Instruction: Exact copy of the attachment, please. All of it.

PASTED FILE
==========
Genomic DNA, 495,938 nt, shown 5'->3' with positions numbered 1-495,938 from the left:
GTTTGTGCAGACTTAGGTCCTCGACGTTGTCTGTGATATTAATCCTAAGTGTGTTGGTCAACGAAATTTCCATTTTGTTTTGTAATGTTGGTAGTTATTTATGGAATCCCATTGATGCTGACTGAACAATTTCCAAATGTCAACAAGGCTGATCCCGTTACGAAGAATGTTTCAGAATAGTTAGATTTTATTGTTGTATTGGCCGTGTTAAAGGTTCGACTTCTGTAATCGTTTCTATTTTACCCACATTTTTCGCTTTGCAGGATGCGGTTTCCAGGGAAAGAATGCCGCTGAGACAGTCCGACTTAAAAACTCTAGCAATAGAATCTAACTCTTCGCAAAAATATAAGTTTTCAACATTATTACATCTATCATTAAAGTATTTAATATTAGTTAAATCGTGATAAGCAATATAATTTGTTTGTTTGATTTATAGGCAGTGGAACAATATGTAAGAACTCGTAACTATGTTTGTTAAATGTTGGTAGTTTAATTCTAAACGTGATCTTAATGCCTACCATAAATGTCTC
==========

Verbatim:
Genomic DNA, 495,938 nt, shown 5'->3' with positions numbered 1-495,938 from the left:
GTTTGTGCAGACTTAGGTCCTCGACGTTGTCTGTGATATTAATCCTAAGTGTGTTGGTCAACGAAATTTCCATTTTGTTTTGTAATGTTGGTAGTTATTTATGGAATCCCATTGATGCTGACTGAACAATTTCCAAATGTCAACAAGGCTGATCCCGTTACGAAGAATGTTTCAGAATAGTTAGATTTTATTGTTGTATTGGCCGTGTTAAAGGTTCGACTTCTGTAATCGTTTCTATTTTACCCACATTTTTCGCTTTGCAGGATGCGGTTTCCAGGGAAAGAATGCCGCTGAGACAGTCCGACTTAAAAACTCTAGCAATAGAATCTAACTCTTCGCAAAAATATAAGTTTTCAACATTATTACATCTATCATTAAAGTATTTAATATTAGTTAAATCGTGATAAGCAATATAATTTGTTTGTTTGATTTATAGGCAGTGGAACAATATGTAAGAACTCGTAACTATGTTTGTTAAATGTTGGTAGTTTAATTCTAAACGTGATCTTAATGCCTACCATAAATGTCTC